How It Ends
Trust me, you’re better off not even beginning.
If the thrill of gambling were really about winning, there would be too few gamblers to support the multibillion-dollar Vegas gambling industry. Everybody knows that the odds are predetermined to favor the house, and that people play the games for the rush, not the payoff. Bettors are many, winners are few. That's what makes it a reliably profitable business. Like insurance. The premiums for participating in the game outweigh the payouts the company makes as incentives to keep the players playing.
So how exciting would it be if, say, somebody devised a system that used simple math to give a blackjack player the edge over the dealer? "Inspired by" the real-life story of the M.I.T. students who took Las Vegas casinos for millions, "21" has been reshaped to fit a simple movie template -- and it's nearly as much fun as watching an insurance professional compute actuarial tables.
In "21," directed by Robert Luketic, the worst thing a gamester can be accused of is gambling. "Don't give in to your emotions," M.I.T. professor Micky Rosa tells his blackjack students. "Play the system." Good advice for a card-counting scheme. Bad advice for a movie. If you want to see how a formatted screenplay looks when it's actually on the screen (you can just about count the page numbers as they flip by, and maybe measure the margins, too), "21" may provide a practical lesson: How to follow all the "rules" and end up with zero. It's not unwatchable, but you could watch it with your eyeballs tied behind your back and enjoy it just as much.
Here's another example of a good story turned into a purely generic one -- no doubt with the aid of a Bob McKee screenwriting seminar and textbook.
Act I: M.I.T. undergrad Ben Campbell (Jim Sturgess) is a nerdish wicked-smart Bostonian white guy working with his best friends (a fat guy and a Persian-American guy) on a project for a robotics competition. He really needs a $300,000 scholarship to get into Harvard medical school, but he's only one of 72 talented prospects. He's recruited by Professor Rosa (Kevin Spacey) to join a secret cabal of card-counters with a scheme to hit Vegas on weekends and make a fortune. He resists. A Beautiful Girl (Kate Bosworth) attempts to woo him. He resists. OK, he really needs the money, so he joins up -- but just until he can get enough for full college tuition.
He learns the blackjack system in a montage sequence or two and passes the test. The Beautiful Girl rebuffs his advances in an attempt to maintain a strictly professional relationship.
Act II: The team goes to Vegas and the guys win. Another montage sequence? Maybe. It's getting a little fuzzy. But wait: A casino security guy named Cole Williams (Laurence Fishburne) starts to notice something -- and not a moment too soon because he's losing all his business to high-tech biometric face-recognition software. Technology! Drat! Card-counting isn't illegal, but the casinos want you to know that if you're caught doing it, they might take you down in the basement and beat the living craps out of you.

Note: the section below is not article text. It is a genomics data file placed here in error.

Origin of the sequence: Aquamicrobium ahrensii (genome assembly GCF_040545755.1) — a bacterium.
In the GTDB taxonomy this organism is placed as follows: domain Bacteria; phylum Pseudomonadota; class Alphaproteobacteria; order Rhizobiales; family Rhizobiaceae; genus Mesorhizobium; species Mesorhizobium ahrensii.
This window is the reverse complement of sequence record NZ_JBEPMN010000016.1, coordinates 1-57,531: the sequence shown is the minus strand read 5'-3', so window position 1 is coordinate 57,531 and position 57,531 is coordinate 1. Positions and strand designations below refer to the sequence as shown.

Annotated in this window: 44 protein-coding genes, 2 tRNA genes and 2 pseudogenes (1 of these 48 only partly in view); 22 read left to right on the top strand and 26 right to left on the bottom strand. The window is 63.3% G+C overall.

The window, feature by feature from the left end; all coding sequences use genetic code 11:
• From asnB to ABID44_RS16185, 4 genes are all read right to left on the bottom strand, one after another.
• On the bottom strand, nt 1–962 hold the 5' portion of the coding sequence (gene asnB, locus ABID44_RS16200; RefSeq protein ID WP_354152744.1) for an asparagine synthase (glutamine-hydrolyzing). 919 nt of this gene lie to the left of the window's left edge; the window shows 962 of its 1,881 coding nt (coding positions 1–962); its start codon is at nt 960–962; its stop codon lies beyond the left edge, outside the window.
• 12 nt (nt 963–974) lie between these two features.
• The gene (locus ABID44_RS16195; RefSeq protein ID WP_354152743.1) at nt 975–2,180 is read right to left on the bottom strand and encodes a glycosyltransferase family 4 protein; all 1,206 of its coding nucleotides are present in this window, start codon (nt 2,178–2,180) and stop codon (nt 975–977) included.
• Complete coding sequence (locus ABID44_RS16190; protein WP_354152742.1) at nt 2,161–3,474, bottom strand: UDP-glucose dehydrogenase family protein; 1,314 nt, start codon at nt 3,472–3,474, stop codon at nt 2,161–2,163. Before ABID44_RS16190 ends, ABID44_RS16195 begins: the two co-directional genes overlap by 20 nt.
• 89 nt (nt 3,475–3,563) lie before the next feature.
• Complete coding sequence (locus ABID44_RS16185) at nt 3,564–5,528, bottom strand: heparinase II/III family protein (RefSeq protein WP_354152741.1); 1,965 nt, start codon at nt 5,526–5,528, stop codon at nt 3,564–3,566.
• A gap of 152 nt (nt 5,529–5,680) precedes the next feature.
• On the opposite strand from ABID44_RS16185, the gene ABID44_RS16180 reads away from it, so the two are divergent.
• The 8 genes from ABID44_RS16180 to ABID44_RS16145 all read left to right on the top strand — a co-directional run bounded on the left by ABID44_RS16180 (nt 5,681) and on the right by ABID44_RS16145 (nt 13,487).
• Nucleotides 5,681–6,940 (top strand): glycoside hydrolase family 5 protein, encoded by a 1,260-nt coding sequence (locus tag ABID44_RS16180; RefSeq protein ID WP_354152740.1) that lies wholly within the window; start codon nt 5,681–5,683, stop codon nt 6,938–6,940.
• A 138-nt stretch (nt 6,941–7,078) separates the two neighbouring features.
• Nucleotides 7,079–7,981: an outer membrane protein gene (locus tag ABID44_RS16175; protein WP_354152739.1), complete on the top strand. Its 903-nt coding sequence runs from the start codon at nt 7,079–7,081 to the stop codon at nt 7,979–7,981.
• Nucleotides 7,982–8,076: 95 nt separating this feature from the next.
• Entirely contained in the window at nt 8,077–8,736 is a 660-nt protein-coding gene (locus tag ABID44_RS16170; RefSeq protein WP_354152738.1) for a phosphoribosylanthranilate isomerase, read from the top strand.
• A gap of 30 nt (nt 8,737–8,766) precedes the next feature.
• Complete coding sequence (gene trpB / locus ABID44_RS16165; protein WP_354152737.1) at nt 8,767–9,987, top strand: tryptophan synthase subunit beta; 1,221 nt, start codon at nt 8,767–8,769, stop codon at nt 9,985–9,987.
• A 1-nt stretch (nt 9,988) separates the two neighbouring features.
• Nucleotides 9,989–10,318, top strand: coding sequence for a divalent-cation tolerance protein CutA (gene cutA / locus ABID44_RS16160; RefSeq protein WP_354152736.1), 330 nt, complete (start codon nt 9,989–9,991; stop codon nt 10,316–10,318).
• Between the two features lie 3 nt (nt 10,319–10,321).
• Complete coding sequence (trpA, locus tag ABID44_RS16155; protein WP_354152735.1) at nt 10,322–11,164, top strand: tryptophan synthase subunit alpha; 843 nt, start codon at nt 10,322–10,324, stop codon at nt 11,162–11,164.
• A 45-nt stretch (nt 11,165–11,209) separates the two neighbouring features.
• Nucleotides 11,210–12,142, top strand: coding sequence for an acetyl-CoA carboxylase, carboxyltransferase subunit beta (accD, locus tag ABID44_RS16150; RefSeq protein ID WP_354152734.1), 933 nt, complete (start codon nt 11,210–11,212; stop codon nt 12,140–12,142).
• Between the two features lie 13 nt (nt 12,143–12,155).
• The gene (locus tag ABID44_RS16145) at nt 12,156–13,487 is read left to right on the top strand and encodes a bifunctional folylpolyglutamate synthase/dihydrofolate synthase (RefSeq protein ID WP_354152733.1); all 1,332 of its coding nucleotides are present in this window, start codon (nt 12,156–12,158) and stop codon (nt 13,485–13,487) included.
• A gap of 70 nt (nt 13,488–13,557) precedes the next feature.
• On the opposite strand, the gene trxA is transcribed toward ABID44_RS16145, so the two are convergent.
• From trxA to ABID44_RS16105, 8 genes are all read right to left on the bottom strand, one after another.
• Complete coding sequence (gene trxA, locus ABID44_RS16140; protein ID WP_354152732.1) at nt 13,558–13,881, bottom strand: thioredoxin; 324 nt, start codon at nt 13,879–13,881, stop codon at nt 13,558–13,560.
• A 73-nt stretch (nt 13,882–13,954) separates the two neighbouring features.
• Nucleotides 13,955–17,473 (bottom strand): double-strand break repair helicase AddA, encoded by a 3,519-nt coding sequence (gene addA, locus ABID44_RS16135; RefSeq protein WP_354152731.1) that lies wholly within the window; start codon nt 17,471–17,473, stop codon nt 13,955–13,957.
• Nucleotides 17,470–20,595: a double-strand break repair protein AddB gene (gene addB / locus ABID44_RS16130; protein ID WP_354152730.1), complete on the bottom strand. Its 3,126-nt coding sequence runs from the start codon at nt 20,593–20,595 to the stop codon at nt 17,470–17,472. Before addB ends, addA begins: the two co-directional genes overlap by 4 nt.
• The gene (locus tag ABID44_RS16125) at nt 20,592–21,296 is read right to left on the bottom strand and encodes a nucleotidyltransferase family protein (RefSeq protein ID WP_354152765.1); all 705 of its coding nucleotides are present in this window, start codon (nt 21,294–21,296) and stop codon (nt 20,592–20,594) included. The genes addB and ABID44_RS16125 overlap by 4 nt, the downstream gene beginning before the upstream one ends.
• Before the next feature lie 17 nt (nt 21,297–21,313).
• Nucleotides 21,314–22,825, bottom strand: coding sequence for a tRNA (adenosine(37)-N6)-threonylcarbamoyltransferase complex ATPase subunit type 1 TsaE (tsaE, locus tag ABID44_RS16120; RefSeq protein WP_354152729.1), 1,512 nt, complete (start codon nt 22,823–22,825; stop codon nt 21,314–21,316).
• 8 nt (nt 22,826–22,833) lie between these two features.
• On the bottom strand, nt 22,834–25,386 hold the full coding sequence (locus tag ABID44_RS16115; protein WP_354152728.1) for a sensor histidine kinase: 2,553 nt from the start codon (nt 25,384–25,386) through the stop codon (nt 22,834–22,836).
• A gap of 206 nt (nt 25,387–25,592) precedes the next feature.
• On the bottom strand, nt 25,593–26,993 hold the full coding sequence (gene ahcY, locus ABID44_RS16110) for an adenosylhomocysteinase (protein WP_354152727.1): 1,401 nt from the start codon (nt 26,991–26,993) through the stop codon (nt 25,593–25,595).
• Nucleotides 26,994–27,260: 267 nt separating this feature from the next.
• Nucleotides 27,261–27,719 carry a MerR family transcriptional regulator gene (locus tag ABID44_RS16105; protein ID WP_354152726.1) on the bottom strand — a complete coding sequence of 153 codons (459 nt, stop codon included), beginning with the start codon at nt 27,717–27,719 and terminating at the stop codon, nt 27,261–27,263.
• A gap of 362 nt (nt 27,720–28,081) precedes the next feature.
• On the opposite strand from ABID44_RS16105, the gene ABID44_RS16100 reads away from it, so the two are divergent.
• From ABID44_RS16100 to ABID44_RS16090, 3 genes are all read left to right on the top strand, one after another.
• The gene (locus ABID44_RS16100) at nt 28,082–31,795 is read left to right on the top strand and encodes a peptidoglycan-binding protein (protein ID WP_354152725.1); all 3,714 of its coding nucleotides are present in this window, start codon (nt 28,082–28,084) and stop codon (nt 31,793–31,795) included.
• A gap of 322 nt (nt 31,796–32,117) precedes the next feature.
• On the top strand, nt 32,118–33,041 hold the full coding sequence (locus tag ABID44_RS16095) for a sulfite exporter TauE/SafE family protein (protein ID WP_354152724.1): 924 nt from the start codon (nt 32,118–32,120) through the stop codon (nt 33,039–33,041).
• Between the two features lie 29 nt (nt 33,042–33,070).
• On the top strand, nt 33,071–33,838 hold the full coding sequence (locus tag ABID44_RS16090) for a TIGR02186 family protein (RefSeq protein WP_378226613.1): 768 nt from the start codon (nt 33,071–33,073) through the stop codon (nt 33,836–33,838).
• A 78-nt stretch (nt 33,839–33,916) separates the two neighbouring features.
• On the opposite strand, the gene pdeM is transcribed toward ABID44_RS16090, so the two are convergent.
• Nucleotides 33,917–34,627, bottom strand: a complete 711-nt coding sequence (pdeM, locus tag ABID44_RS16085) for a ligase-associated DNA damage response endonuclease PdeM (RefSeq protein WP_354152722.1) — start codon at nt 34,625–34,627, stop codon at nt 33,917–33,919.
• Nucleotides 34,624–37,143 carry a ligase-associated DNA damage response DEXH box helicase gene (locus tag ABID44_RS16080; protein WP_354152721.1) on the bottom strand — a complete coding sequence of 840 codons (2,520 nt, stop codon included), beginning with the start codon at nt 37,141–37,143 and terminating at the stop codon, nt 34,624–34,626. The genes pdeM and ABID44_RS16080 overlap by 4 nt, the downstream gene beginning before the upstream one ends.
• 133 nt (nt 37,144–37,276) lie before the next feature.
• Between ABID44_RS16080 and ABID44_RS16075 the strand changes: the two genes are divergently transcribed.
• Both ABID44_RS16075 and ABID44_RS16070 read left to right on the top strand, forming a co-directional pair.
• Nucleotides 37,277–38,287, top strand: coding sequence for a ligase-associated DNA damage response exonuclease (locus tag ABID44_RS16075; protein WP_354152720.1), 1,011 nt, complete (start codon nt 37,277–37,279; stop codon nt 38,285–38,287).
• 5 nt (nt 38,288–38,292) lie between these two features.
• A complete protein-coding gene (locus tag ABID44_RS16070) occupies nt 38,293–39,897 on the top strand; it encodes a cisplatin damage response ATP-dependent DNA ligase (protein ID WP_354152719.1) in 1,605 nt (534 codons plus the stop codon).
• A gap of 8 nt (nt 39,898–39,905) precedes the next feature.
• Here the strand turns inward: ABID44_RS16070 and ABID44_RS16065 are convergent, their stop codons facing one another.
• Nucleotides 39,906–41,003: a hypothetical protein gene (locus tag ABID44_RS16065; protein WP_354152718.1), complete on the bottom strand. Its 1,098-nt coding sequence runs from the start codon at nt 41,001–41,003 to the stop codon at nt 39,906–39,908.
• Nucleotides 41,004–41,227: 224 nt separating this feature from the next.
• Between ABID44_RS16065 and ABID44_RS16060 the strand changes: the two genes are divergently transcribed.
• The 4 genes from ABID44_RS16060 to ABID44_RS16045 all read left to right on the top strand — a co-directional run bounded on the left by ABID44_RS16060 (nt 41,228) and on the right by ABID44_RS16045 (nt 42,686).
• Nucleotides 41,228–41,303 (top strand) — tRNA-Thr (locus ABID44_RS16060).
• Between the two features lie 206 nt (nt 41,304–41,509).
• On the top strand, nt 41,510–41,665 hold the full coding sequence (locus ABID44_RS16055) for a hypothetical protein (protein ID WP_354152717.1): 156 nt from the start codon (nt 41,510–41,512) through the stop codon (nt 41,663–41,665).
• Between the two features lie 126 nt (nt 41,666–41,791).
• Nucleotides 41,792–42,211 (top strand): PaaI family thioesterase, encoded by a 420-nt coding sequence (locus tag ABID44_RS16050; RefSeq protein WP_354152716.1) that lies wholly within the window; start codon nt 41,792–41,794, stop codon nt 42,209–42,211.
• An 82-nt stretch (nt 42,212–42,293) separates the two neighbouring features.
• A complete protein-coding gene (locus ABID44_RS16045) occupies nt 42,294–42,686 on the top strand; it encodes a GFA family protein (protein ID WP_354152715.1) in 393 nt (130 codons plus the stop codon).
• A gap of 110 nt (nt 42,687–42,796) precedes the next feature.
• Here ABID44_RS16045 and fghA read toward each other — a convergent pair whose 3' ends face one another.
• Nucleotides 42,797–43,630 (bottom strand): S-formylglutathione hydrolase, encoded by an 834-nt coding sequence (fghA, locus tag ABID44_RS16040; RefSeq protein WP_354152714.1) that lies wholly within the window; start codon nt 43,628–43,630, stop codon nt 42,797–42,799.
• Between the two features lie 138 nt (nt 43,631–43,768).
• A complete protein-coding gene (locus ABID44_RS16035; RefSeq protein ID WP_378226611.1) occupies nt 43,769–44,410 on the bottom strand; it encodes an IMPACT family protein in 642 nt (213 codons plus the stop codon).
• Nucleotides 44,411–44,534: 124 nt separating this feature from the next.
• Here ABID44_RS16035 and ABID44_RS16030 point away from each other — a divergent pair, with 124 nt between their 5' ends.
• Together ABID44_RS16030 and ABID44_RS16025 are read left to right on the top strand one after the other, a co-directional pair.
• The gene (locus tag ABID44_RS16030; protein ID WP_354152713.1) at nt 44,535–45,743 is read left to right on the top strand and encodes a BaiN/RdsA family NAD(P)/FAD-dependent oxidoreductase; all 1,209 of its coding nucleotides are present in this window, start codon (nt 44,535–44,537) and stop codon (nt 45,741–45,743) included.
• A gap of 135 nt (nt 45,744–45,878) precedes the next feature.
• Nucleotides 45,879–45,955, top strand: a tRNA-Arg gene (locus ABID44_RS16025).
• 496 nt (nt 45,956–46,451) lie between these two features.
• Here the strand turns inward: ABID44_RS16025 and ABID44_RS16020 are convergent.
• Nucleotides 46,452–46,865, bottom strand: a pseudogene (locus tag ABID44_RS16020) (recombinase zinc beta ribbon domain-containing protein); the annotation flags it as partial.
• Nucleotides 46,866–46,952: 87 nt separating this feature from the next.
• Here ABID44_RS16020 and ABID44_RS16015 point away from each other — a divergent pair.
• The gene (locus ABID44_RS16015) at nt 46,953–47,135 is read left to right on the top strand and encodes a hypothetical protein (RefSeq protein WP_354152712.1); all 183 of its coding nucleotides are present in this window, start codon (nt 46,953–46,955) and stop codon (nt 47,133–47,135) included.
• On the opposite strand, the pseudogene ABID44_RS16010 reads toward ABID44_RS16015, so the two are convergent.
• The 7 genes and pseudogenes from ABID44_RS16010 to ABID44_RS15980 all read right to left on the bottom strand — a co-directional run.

The Beautiful Girl retracts her rebuff. The Hard Rock Casino comps her a suite in which she and Ben enjoy a brief, soft-focus sex-scene montage. "It seemed too good to be true," Ben says in voiceover. "And it felt like it was never going to end." It does. Ben is no longer the same guy he was back in Boston. He loses -- money, his friends, the Beautiful Girl, his mentor, everything. Bummer.
Act III: Ben has one last chance. He makes up with Rosa and the Girl, and the team reunites for one last Big Score in Vegas. Everything works out exactly as the screenwriters have planned. The End.
Meanwhile, British actor Sturgess ("The Other Boleyn Girl") gets to play an American with traces of a peculiar accent (based on Jeff Ma, a Chinese-American who was called Kevin Lewis in the book); Spacey gets to alternate his slick good-cop schtick ("L.A. Confidential") with his steely bad-cop schtick ("Swimming With Sharks"); Luketic ("Legally Blonde," "Monster-in-Law") gets to direct another picture, and Bosworth gets to wear some wigs.
The movie itself has a tell: Watch for the moment when somebody obviously pulls a punch. If you hadn't figured out the rest of the movie by then, it gives away the whole thing.
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An interview with Terry Gilliam, director of "The Man Who Killed Don Quixote."